Washington professor promotes creative math-teaching methods
REALISING THE universal dissatisfaction in the way mathematics is being taught, Neal Koblitz, professor of mathematics at the University of Washington, has been travelling to countries around the world presenting creative methods in teaching the subject.
At the Shortwood Teachers' College, Kingston, on Tuesday, students, teachers and professors came together for a workshop on creative, thought-provoking mathematics teaching and learning presented by Koblitz.
"The idea is to present maths as thought-provoking rather than purely a mechanical procedure," said Koblitz.
"We need to teach children how to apply a creative thought process to maths, challenge their creative process. Challenge the students to come up with creative ways to solve a math problem, as opposed to using the same formulas always taught. A creative thought process in coming to the same conclusion is the aim."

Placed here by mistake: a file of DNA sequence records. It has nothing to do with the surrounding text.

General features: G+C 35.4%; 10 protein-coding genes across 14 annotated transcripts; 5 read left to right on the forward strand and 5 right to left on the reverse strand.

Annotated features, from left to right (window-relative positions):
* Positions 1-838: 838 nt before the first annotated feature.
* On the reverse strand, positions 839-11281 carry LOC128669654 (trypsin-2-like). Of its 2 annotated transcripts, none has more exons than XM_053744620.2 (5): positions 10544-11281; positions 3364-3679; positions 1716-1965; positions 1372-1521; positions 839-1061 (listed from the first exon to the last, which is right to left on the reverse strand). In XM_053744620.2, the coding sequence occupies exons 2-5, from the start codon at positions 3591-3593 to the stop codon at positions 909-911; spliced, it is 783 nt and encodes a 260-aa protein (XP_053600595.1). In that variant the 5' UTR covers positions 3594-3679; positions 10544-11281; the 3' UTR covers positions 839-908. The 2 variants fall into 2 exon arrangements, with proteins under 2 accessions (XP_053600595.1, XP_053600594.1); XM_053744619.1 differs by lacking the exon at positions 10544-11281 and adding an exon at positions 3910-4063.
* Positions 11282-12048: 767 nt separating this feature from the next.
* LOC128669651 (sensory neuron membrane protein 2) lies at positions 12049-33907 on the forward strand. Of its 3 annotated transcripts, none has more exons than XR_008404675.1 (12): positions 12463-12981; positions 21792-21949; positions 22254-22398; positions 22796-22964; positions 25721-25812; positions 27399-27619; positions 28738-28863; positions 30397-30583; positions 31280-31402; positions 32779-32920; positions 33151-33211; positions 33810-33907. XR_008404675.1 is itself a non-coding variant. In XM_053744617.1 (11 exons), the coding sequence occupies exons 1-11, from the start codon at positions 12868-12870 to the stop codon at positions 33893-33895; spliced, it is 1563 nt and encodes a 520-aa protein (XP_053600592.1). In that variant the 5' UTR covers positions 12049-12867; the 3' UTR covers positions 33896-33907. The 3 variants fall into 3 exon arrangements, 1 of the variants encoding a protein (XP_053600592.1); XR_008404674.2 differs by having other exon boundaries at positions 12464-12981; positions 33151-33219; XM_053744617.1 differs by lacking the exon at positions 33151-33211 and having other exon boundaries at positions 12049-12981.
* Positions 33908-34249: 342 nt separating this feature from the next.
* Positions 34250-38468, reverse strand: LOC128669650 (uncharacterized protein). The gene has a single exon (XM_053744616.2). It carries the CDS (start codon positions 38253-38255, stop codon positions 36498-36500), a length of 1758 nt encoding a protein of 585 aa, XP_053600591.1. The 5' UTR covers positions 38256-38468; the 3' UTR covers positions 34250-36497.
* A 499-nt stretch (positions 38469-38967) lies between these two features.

Hosted in collaboration with the Jamaica Collaborative for Universal Technology Education and Caribbean Institute for Mathematical Sciences, students at the workshop were given math papers and exercises that were not part of their regular curriculum while teachers assisted them.
"Although a controversial topic, mathematics reform is needed in order for students to fully grasp and appreciate this universal language," said Koblitz.